Great topic, Nat. Very thought-provoking!

Jamie said...

Too many families keep their children in a dependent state for way too long rather than teaching them responsibility and independence. They arrive at college with little idea that you might have to work and earn everything in life.

It doesn't help that our media lionizes the rich and useless rather than the talented and committed.

Lizza said...

Good post, Natalie.

A bit sad though, to think that so many other kids, especially in third world countries, want nothing more than to go to school but can't.

Lakeiya said...

i think that i've realized that it seems that almost everyone's at fault. some people blame the kids, some blame the parents, some people blame society and really there is enough blame to go around, b/c really, so many people have contributed to the problem. we have a generation of kids that seem to have even more problems than the one before them. why is that? i'm not sure but i know it didn't just happen. if the youth are lazy, if they don't value hard work, where did that come from? they learned it from somewhere.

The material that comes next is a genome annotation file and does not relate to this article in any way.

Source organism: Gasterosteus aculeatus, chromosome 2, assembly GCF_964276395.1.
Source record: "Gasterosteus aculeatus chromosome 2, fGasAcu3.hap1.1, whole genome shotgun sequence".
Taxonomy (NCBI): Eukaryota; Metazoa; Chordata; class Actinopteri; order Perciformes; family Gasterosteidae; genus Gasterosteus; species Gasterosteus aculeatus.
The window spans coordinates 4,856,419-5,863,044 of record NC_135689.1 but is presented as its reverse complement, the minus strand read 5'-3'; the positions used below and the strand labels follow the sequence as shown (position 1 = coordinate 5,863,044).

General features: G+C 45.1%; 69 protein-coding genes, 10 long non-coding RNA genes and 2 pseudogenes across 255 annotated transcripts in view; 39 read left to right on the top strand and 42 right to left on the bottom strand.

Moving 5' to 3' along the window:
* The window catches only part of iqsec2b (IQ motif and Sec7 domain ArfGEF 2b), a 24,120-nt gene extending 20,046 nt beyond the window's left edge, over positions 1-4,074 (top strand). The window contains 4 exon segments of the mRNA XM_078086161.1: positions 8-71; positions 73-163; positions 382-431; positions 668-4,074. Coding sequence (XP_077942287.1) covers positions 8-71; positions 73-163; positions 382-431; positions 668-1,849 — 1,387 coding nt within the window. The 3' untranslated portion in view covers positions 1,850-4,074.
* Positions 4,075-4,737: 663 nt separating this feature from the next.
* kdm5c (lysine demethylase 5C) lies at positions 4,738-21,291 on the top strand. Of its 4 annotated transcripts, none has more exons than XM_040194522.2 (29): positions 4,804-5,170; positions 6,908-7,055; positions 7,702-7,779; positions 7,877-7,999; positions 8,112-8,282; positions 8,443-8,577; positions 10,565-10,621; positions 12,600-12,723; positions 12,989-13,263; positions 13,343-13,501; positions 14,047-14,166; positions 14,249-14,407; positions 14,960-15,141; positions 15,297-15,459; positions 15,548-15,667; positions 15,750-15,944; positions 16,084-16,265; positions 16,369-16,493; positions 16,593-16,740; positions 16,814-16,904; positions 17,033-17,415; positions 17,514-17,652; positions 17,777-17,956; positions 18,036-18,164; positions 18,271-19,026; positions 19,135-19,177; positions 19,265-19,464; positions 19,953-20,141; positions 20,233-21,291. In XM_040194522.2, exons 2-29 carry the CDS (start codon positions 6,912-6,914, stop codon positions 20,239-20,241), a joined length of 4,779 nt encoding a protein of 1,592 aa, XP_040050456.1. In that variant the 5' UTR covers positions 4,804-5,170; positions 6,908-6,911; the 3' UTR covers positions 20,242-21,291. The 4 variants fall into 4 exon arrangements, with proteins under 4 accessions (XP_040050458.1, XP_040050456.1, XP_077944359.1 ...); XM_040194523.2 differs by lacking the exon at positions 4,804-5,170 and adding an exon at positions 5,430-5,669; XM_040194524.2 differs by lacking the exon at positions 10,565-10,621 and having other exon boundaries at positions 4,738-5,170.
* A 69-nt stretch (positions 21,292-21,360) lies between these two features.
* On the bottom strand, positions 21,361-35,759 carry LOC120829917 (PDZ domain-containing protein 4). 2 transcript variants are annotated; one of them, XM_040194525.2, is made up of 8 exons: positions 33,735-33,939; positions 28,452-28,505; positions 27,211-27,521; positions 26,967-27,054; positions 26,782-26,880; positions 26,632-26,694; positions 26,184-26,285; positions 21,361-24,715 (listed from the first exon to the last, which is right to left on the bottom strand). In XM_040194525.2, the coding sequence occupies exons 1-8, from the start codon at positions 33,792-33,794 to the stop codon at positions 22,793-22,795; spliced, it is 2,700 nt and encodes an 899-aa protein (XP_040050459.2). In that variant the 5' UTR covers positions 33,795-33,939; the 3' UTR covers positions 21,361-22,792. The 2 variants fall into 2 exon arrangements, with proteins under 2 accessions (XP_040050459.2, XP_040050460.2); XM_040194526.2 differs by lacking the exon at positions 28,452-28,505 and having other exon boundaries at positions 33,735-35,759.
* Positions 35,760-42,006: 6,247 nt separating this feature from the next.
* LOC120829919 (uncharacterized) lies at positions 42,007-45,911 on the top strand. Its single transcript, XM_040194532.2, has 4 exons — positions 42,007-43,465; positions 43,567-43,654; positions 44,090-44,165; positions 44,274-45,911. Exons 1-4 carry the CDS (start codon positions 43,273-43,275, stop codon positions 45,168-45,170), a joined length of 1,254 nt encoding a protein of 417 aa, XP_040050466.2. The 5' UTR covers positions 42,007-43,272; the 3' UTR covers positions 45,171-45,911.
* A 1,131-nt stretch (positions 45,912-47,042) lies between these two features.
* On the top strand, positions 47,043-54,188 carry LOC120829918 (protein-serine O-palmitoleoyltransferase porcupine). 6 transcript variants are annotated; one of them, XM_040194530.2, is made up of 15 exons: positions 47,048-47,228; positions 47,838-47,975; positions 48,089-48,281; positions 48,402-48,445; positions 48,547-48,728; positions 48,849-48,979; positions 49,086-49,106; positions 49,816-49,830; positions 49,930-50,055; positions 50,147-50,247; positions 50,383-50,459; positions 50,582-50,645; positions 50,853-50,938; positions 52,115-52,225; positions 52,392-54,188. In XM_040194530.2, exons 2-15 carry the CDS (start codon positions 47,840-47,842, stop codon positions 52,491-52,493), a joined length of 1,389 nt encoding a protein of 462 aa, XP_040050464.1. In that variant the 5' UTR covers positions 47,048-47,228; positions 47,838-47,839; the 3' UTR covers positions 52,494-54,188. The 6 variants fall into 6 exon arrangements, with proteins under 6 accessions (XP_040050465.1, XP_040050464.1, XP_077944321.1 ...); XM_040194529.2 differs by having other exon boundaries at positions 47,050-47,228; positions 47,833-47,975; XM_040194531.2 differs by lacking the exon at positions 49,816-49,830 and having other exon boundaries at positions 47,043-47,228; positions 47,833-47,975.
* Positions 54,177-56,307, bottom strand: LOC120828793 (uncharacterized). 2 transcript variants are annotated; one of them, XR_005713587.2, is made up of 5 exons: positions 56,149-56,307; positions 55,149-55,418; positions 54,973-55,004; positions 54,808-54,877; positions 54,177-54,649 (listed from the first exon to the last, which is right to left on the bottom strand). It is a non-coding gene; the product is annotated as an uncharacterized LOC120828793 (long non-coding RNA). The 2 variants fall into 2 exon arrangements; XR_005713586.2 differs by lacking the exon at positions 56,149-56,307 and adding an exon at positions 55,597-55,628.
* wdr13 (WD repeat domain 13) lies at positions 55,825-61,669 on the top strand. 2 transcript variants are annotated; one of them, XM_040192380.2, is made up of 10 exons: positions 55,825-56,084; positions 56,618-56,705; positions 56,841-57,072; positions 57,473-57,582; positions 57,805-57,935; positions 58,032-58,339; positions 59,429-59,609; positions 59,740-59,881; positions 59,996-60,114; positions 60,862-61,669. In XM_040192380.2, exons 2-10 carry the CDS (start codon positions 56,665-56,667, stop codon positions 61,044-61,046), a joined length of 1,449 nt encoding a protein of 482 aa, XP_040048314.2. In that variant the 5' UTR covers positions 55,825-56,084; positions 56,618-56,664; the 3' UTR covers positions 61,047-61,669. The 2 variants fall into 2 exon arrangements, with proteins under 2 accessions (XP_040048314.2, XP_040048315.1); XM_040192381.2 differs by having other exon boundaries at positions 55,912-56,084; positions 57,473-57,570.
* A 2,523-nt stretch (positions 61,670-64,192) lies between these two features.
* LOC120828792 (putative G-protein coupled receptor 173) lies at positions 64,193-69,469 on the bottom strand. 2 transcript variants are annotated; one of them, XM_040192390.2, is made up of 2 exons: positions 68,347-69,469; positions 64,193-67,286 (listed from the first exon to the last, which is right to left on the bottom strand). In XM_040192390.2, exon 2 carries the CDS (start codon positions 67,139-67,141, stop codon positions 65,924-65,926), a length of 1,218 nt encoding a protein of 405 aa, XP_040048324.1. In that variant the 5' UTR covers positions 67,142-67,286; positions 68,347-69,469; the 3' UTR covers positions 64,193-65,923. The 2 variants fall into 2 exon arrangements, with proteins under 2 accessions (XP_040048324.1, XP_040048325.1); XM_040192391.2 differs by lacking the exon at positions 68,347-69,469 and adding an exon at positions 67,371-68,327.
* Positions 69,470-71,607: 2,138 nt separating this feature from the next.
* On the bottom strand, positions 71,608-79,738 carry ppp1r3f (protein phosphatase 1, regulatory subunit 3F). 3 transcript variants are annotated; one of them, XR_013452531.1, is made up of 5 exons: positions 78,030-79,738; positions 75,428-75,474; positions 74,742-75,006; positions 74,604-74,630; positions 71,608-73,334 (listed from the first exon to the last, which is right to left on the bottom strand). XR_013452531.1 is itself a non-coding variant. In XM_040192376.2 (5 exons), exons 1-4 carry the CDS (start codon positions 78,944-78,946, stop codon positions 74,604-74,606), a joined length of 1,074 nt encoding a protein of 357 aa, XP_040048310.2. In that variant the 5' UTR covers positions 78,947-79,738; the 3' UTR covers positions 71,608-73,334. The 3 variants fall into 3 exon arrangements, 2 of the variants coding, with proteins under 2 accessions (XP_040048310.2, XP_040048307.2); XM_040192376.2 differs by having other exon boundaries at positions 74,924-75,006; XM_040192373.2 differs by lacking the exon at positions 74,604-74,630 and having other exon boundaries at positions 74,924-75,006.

it just seems really frustrating b/c there seem to be so many questions and so few answers. and what's even more frustrating is that there seems to be so few people out there asking the questions or looking for answers. but i'm glad that you are, natalie, and it reminds me that even though it can be frustrating, i should keep asking questions and looking for answers too.

notfearingchange said...

nice post....

i'm currently reading "kids are worth it!" by Barbara is all about ensuring children have dignity.

thethinker said...

"The first is that if a student has a problem and a meeting is scheduled to fix that problem the student perceives that the adults will be making a decision as to their future for them. They don’t believe that they will have a true voice in the discussion."

Very true.

This is kind of similar (but not really) --